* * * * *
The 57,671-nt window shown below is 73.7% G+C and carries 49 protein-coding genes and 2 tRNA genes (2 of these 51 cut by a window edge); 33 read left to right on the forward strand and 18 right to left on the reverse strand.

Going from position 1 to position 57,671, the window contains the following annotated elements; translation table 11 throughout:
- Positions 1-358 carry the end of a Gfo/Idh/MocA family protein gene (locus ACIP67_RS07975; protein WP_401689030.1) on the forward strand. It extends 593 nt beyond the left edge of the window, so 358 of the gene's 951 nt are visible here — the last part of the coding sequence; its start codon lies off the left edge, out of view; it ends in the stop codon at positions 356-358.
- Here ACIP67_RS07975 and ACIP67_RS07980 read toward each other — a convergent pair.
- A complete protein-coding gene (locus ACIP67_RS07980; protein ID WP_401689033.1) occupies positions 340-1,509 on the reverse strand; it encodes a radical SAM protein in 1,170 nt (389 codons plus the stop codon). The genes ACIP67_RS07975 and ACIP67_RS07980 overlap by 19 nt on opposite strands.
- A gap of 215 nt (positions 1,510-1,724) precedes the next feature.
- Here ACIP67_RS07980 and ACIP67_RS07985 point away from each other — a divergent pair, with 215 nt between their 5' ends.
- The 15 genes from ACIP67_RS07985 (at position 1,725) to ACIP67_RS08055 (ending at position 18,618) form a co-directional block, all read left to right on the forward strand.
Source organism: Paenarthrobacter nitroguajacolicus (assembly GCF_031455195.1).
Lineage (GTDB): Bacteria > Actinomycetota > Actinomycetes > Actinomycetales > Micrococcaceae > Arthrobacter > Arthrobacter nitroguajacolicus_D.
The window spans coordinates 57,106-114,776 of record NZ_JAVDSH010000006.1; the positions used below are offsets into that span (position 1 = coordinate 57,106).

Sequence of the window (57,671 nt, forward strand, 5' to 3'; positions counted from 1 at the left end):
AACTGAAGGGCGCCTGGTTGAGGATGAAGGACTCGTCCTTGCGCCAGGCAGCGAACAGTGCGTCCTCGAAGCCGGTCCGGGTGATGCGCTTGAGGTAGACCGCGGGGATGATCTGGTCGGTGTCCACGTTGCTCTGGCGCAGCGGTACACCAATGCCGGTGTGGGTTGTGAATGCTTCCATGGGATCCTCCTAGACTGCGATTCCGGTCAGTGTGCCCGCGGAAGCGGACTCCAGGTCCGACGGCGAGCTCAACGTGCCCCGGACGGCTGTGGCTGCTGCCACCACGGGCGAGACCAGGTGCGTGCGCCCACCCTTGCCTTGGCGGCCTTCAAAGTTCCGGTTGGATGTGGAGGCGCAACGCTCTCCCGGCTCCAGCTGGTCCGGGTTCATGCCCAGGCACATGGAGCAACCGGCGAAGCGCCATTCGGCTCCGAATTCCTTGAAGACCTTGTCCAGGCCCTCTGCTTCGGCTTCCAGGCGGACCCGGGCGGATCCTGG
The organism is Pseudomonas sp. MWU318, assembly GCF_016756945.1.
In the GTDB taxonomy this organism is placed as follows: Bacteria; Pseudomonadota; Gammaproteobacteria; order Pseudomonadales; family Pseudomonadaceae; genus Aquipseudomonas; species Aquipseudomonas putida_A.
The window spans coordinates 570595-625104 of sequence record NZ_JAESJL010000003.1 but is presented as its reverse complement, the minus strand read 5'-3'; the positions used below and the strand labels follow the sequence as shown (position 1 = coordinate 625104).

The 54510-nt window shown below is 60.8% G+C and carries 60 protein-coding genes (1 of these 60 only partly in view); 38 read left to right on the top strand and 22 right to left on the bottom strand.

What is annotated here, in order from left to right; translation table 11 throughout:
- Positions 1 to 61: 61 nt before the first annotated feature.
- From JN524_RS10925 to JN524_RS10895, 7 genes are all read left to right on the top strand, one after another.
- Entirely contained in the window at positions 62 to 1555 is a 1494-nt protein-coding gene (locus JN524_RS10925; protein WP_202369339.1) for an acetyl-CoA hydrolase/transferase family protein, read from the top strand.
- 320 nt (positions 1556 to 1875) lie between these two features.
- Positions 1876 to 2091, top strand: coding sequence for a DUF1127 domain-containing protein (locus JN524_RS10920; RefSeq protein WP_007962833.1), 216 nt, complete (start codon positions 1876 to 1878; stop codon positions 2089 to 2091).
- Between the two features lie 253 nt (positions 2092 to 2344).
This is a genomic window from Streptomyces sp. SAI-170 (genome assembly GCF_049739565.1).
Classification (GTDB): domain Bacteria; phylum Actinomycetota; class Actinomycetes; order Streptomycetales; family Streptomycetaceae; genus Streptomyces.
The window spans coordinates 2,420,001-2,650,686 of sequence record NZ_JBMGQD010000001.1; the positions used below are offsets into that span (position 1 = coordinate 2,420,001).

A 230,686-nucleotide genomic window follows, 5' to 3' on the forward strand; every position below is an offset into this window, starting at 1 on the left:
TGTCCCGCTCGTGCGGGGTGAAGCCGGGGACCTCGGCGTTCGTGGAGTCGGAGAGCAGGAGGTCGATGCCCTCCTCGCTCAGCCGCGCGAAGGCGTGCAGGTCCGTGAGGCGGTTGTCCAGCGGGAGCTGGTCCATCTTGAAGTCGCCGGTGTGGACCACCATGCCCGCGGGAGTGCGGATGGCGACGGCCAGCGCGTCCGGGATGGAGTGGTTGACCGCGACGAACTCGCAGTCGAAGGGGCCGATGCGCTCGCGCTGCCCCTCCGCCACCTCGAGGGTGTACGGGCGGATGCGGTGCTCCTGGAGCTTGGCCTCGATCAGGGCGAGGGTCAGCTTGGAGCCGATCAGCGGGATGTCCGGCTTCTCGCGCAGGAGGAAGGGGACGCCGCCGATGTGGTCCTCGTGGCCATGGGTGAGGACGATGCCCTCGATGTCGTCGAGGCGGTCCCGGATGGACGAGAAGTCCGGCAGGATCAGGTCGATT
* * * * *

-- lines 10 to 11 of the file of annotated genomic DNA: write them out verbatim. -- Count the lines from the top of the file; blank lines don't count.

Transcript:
Lineage (GTDB): Bacteria > Actinomycetota > Actinomycetes > Actinomycetales > Micrococcaceae > Arthrobacter > Arthrobacter nitroguajacolicus_D.
The window spans coordinates 57,106-114,776 of record NZ_JAVDSH010000006.1; the positions used below are offsets into that span (position 1 = coordinate 57,106).